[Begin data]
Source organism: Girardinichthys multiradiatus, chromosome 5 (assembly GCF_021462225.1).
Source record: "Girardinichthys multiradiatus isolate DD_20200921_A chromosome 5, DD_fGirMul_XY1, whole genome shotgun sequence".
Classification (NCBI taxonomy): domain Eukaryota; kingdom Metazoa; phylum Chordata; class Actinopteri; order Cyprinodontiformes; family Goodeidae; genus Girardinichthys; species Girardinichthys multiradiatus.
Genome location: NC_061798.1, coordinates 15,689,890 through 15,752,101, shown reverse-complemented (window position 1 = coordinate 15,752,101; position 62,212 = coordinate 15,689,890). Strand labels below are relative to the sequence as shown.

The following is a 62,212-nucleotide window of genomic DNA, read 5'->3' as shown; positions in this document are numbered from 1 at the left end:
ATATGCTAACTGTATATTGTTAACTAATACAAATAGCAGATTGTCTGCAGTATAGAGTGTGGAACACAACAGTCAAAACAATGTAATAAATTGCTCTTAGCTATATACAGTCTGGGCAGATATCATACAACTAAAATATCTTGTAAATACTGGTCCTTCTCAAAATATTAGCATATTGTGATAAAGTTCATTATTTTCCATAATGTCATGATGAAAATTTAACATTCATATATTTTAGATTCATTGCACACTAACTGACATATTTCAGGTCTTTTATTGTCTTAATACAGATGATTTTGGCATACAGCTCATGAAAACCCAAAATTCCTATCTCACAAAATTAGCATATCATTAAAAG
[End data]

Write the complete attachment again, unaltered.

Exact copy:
Source organism: Girardinichthys multiradiatus, chromosome 5 (assembly GCF_021462225.1).
Source record: "Girardinichthys multiradiatus isolate DD_20200921_A chromosome 5, DD_fGirMul_XY1, whole genome shotgun sequence".
Classification (NCBI taxonomy): domain Eukaryota; kingdom Metazoa; phylum Chordata; class Actinopteri; order Cyprinodontiformes; family Goodeidae; genus Girardinichthys; species Girardinichthys multiradiatus.
Genome location: NC_061798.1, coordinates 15,689,890 through 15,752,101, shown reverse-complemented (window position 1 = coordinate 15,752,101; position 62,212 = coordinate 15,689,890). Strand labels below are relative to the sequence as shown.

The following is a 62,212-nucleotide window of genomic DNA, read 5'->3' as shown; positions in this document are numbered from 1 at the left end:
ATATGCTAACTGTATATTGTTAACTAATACAAATAGCAGATTGTCTGCAGTATAGAGTGTGGAACACAACAGTCAAAACAATGTAATAAATTGCTCTTAGCTATATACAGTCTGGGCAGATATCATACAACTAAAATATCTTGTAAATACTGGTCCTTCTCAAAATATTAGCATATTGTGATAAAGTTCATTATTTTCCATAATGTCATGATGAAAATTTAACATTCATATATTTTAGATTCATTGCACACTAACTGACATATTTCAGGTCTTTTATTGTCTTAATACAGATGATTTTGGCATACAGCTCATGAAAACCCAAAATTCCTATCTCACAAAATTAGCATATCATTAAAAG